In the late 1990s, Cafesjian and several individuals involved with the Assembly joined forces in an effort to create a museum devoted to memorializing the Armenian Genocide. In 2000, the Assembly purchased a prominent building in downtown Washington, D.C. (the "Bank Building") for the purpose of housing the genocide museum. This Bank Building was purchased using money donated by Cafesjian (through CFF and another organization affiliated with Cafesjian) and another philanthropist, Anoush Mathevosian. Once the Bank Building was acquired by the Assembly, Cafesjian acquired four parcels adjacent to the Bank Building: (1) 1342 G Street, NW; (2) 1340 G Street, NW; (3) 1338 G Street, NW; and (4) 1334-36 G Street, NW (collectively, the "Adjacent Properties"). Each of the properties was acquired in an arms-length transaction by one of Cafesjian's entities, TomKat Limited Partnership ("TomKat"). The first three of the Adjacent Properties were acquired by TomKat in 2000. The final adjacent property, 1334-46 G Street, NW, also known as the "Families U.S.A." building, was acquired by TomKat from a third-party seller in a purchase agreement on September 22, 2003. Several of the Adjacent Properties were taken subject to leases.

Cafesjian ultimately decided to donate the Adjacent Properties to the Assembly for purposes of expanding the footprint of the genocide museum project. Cafesjian and the others involved with the museum project agreed that a new entity, the Armenian Genocide Museum and Memorial, Inc. ("AGM&M"), should be created to develop and manage the museum. The Articles of Incorporation for AGM&M were signed on October 29, 2003, and AGM&M officially became incorporated as a nonprofit corporation in the District of Columbia. The Articles of Incorporation and the By-Laws for AGM&M were ratified and adopted, respectively, pursuant to a Unanimous Written Consent agreement that was executed on October 30, 2003. Cafesjian agreed to channel his donations to AGM&M through the Assembly, so it was decided that Cafesjian would enter into a grant agreement with the Assembly (the "Grant Agreement"), and the Assembly would transfer all of the museum-related assets and obligations to AGM&M in a separate agreement, to be known as the "Transfer Agreement." The Grant Agreement and Transfer Agreement were signed on November 1, 2003 during an Assembly gala in Palm Desert, California.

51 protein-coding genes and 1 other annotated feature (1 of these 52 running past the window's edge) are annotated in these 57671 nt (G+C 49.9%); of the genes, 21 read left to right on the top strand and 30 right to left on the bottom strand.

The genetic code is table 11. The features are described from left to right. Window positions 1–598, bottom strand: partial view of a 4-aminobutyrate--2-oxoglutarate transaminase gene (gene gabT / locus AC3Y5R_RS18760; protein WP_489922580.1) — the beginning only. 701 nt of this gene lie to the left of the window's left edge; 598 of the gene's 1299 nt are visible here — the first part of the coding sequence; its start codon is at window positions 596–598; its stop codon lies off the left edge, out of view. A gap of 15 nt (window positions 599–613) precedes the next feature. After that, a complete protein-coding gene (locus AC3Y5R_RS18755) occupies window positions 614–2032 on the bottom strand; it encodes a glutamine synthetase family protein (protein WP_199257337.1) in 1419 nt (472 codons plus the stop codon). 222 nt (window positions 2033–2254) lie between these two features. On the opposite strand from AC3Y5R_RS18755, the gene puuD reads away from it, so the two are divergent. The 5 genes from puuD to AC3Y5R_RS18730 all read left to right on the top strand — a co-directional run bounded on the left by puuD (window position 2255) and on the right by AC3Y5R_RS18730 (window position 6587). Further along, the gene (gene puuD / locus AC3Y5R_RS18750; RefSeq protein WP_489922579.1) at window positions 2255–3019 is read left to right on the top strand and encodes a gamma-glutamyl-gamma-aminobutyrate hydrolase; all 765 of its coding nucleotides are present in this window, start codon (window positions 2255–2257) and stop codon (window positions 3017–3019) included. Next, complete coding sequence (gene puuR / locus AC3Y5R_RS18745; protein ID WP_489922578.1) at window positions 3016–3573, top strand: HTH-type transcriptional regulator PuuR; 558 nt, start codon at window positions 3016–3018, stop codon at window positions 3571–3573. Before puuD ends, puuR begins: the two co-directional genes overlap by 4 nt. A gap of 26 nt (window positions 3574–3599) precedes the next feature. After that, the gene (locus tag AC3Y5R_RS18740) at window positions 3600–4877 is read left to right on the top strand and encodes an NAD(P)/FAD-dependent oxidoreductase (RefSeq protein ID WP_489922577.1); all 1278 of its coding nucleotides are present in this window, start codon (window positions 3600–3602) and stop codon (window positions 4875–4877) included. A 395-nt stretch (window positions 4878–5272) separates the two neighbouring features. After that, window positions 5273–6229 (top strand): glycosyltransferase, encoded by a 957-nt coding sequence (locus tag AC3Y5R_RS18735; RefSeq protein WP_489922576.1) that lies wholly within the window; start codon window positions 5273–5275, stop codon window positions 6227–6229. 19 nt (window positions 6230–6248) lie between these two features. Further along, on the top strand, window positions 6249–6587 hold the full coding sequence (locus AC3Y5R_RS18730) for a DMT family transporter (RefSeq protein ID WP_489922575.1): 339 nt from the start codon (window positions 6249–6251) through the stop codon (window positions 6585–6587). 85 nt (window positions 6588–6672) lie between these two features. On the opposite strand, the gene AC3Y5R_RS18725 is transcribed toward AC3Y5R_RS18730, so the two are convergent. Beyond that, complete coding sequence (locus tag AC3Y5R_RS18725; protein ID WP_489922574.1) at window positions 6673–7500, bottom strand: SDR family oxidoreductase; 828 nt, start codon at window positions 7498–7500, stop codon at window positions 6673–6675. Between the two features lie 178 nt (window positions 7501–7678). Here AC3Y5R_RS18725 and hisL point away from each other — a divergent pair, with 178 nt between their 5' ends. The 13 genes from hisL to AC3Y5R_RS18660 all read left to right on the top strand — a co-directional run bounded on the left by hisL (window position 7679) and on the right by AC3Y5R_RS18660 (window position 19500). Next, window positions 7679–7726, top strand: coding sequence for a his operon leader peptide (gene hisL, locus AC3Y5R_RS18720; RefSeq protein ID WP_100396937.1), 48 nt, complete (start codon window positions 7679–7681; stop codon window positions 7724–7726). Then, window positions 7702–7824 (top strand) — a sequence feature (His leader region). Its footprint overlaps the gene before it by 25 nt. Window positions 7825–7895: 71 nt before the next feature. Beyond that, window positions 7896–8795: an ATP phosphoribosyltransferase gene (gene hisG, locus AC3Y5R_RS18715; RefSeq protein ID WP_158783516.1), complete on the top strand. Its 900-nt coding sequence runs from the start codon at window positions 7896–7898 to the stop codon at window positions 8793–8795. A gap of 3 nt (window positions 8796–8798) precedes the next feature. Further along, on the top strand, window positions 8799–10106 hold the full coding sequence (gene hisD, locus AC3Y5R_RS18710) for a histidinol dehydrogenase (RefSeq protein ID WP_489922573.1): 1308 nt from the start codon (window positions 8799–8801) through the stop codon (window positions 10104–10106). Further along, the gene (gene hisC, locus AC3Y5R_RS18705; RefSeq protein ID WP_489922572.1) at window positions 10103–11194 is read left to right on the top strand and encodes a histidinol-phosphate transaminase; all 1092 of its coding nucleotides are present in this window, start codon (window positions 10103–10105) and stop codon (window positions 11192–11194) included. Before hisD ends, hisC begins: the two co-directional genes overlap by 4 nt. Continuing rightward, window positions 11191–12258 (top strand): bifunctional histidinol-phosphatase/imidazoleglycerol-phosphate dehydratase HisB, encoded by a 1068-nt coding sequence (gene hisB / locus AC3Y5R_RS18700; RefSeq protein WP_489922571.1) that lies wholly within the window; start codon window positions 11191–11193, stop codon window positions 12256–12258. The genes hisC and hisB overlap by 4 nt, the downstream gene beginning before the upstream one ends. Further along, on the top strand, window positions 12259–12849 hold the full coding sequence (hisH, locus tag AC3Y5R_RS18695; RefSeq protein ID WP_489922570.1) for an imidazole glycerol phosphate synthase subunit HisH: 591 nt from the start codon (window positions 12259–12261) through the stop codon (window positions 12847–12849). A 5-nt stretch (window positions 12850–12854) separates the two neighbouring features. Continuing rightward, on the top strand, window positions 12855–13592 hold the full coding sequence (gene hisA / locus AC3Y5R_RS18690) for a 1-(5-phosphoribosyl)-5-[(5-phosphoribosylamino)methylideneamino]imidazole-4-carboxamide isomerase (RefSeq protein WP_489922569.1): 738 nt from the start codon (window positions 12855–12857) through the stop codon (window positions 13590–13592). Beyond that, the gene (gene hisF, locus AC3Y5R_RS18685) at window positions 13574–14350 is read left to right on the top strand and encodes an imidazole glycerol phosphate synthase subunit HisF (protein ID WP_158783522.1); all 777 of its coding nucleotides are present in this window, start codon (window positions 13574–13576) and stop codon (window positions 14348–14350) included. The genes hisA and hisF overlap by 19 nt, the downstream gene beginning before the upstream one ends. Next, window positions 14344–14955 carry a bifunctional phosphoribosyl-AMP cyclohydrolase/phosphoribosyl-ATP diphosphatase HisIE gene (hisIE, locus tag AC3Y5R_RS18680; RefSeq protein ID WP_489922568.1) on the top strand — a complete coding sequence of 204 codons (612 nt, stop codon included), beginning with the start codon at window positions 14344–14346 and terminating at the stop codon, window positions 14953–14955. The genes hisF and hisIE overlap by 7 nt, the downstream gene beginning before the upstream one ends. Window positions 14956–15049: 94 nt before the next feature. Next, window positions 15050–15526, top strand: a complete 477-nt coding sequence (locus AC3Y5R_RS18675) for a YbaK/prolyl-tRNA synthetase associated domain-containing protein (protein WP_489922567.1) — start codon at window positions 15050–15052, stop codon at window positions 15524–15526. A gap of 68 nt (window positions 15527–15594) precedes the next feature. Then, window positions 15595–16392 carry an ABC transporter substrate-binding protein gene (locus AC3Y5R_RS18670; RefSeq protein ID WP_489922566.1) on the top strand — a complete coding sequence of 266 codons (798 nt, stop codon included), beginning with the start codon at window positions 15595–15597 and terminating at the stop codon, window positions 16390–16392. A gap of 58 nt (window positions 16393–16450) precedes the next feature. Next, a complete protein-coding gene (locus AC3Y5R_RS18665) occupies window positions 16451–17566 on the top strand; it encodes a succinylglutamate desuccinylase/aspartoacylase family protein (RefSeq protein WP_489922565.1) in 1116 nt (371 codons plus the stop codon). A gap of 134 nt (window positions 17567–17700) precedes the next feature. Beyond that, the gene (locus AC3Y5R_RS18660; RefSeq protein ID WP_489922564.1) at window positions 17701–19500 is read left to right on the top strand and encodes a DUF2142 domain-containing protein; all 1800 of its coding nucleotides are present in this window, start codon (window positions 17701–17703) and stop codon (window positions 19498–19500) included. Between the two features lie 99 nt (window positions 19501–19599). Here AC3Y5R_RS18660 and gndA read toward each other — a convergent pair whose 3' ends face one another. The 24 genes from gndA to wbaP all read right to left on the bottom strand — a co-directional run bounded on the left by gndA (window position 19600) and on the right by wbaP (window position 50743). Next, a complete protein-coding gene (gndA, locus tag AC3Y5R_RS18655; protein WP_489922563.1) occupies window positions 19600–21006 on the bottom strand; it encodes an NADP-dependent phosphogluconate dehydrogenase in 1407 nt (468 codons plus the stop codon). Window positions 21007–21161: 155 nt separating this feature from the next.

The Grant Agreement is an eleven-page document that set forth the terms and conditions of the grants made by Cafesjian and CFF to the Assembly for the museum project and obligated the Assembly to comply with those terms and conditions. Pursuant to the Grant Agreement, Cafesjian and CFF (jointly defined as the "Grantor") agreed to donate $10.3 million for the purchase of the Adjacent Properties from TomKat and any related transaction costs.*fn4 The amounts paid under the Grant Agreement were calculated based on the purchase price paid by TomKat for the Adjacent Properties, plus the holding costs paid by TomKat pending transfer minus any rents earned during this period, plus the legal costs associated with the transfer.

For purposes of this litigation, the most critical feature of the Grant Agreement is the "reversion clause." Under § 3.1(A) of the Grant Agreement, the "Grant Property"-defined as the Bank Building and the Adjacent Properties-"may only be used as part of the AGM&M,*fn5

subject to plans for the AGM&M approved by the Board of Trustees of the American Genocide Museum & Memorial, Inc. (the 'Plans') . . . ." The next paragraph, § 3.1(B), reads as follows:

If the Grant Property is not developed prior to December 31, 2010 in accordance with the Plans, or if the Grant Property is not developed in substantial compliance with the Plans including with respect to the deadlines for completion of the construction, ...